I got some breakfast, and Tom met me at the gate.   We had an hour to kill before boarding.  I charged my cell phone at the charge station. Remembering that the last time I was at the airport, I’d had to search for an outlet, I was impressed.

Our flight was called.  The first leg of our trip would take us to Los Angeles.  A couple hours later, we’d board a flight to Kona.  These would be two long flights, punctuated by a horrible airport.  LAX is a nightmare. It is poorly designed.  My father, who got his Master’s in civil engineering at Berkeley, wrote his thesis on airport design.  He hated multiple terminal designs.  From a civil engineering standpoint, they don’t make sense, since each terminal serves different airlines, with separate and redundant infrastructure.  Inter-terminal transportation is often poorly designed, and passengers are inconvenienced when they have to change terminals due to a code-sharing connection, leading to multiple security checks.  See, Dad?  I was listening.

LAX has NINE operating terminals.  We’re flying Delta, which operates out of Terminal Five.  When we arrive, we discover that our next flight is leaving from the same gate, for which much thanks.  We head to California Pizza Kitchen, after standing in line for the bathroom facilities. It’s airport food, and the pizza is nowhere near as good as our local fast pizza company, Solo.  I had a salad.  Tom had his go-to travel yogurt parfait and pepperoni pizza.  We fought our way to a table, and ate.  After a while, Tom went to walk off the flight, and I read my mystery novel.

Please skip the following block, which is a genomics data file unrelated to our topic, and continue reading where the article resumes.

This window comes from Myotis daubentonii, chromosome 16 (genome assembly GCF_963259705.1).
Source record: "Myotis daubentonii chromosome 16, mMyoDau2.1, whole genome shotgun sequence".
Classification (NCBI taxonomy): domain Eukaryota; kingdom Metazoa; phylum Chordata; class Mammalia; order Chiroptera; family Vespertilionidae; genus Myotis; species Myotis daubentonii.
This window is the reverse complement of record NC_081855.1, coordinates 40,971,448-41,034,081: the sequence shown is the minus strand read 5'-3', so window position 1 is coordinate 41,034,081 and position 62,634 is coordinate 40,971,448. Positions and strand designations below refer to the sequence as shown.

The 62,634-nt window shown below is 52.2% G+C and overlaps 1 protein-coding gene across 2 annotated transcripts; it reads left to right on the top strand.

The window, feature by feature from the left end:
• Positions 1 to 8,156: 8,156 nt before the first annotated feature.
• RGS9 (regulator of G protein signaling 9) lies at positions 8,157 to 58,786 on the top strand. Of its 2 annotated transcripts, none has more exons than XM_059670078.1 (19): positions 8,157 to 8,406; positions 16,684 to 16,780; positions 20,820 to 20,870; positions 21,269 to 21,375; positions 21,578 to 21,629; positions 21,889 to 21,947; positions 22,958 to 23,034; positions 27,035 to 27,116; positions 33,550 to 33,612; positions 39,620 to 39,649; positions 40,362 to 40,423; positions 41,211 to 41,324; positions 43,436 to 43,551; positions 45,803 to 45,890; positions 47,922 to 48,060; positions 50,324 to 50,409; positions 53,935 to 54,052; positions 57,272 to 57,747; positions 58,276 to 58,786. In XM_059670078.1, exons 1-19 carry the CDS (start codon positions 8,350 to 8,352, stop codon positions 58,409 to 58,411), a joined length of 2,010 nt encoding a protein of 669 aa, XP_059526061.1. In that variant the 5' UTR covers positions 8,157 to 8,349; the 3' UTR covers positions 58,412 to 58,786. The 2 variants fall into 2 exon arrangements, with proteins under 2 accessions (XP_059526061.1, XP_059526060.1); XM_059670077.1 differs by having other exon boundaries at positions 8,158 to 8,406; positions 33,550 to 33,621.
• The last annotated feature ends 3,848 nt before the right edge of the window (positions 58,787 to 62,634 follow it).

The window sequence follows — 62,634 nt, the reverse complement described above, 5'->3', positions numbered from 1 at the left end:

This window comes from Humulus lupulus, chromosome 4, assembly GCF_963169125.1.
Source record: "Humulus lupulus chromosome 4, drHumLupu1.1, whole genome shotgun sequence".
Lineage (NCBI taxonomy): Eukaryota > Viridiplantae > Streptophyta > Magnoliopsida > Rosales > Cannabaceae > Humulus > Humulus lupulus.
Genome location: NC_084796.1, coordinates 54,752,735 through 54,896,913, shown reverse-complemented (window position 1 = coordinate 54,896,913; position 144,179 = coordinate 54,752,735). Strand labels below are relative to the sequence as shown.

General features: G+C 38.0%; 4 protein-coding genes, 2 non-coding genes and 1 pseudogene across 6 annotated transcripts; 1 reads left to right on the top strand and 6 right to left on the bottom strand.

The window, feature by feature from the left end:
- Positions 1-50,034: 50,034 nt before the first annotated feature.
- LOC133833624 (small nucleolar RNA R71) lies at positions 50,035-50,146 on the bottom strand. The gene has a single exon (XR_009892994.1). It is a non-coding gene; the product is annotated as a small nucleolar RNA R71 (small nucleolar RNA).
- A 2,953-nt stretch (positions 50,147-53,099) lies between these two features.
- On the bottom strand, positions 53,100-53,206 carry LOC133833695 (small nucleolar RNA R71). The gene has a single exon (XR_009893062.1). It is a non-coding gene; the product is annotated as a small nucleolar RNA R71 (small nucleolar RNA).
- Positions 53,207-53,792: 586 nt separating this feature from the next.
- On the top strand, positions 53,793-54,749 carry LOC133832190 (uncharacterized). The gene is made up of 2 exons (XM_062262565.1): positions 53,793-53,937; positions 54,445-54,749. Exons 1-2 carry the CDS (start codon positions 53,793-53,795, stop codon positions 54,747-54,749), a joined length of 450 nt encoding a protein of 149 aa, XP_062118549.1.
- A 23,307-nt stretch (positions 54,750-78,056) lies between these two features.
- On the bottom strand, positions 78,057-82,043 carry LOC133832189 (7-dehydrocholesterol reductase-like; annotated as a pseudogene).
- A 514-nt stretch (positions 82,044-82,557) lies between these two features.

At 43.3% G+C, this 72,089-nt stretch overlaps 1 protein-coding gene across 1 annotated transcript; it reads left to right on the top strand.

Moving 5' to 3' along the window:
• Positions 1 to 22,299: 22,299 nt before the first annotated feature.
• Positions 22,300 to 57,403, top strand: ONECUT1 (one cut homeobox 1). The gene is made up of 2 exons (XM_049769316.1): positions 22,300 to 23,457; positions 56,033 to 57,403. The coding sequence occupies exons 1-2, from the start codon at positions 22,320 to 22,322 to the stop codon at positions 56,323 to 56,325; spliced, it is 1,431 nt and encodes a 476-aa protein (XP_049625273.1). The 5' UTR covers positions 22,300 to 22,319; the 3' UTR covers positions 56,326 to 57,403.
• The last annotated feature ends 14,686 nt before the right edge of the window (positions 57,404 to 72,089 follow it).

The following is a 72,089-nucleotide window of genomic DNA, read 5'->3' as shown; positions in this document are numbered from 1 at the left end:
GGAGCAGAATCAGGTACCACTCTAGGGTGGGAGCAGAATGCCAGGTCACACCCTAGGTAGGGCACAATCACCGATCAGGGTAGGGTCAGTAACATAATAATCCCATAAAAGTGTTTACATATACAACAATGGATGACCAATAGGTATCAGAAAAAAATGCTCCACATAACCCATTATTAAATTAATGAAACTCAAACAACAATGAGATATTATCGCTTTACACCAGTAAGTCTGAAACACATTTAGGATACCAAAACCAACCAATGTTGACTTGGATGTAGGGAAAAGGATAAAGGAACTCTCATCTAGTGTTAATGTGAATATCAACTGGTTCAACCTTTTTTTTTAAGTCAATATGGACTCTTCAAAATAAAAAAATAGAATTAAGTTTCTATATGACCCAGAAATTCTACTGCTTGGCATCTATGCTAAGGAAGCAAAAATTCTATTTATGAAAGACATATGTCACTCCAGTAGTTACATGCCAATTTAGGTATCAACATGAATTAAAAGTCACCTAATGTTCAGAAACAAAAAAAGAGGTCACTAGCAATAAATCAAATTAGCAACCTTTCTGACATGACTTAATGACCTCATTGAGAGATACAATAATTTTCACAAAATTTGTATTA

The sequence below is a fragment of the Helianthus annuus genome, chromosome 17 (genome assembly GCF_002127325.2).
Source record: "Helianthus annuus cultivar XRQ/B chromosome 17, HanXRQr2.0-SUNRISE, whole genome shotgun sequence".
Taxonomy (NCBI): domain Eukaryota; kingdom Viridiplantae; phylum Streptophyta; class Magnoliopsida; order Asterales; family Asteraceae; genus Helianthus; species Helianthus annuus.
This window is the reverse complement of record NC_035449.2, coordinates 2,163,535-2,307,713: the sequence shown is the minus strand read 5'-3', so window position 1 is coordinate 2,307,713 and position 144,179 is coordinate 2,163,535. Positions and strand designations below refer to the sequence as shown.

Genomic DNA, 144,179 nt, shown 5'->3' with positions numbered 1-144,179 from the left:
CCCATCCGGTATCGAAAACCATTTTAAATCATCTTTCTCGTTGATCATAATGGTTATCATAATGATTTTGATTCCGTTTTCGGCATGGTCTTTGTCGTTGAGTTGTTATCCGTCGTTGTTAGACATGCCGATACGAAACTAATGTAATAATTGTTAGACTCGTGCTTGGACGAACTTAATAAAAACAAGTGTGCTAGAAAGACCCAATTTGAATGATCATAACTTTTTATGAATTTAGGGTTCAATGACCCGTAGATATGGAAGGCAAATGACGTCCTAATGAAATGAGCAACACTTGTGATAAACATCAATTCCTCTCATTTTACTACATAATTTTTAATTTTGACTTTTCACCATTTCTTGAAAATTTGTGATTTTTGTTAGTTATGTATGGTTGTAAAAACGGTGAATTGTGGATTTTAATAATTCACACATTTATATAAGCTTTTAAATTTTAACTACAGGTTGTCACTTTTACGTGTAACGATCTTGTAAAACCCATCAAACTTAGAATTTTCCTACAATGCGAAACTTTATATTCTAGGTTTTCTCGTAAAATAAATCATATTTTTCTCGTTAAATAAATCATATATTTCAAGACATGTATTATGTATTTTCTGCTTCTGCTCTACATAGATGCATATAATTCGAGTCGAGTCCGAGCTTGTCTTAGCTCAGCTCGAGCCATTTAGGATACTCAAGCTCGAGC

Our flight was called, and we found our way to the plane.  We weren’t seated together for this flight.  Nor was anyone else, it seemed.  We tried to get re-seated, but we were 10th on the list.  Tom couldn’t even get out of the middle seat he’d been assigned.  At least I had a window seat.

The truth about economy travel is that it is better than it was ten years ago.  The seats actually have more room.  You are less likely to have knee damage from recline.  There is better in-flight entertainment, and it is cheaper.  There are more food options, but on Delta, they’re cold, and you have to pay for it.   I skip the food, as well as most of the beverage service, which, I have discovered just annoys me.  I hate the beverage cart.  I hate the fact that I usually have to ask for the whole can of soda.

This is a long flight.  Five hours.  The people next to me barely talk.  The people behind me talk a LOT.  I hear all about being a lawyer in the Wells Fargo trust department and selling pharmaceuticals.  I hear about the joys of golf, and the joys of police procedural tv series.   I didn’t quite hear their opinions about Michelle Bachman, but I had a feeling that my opinion as one of her constituents would not be welcome.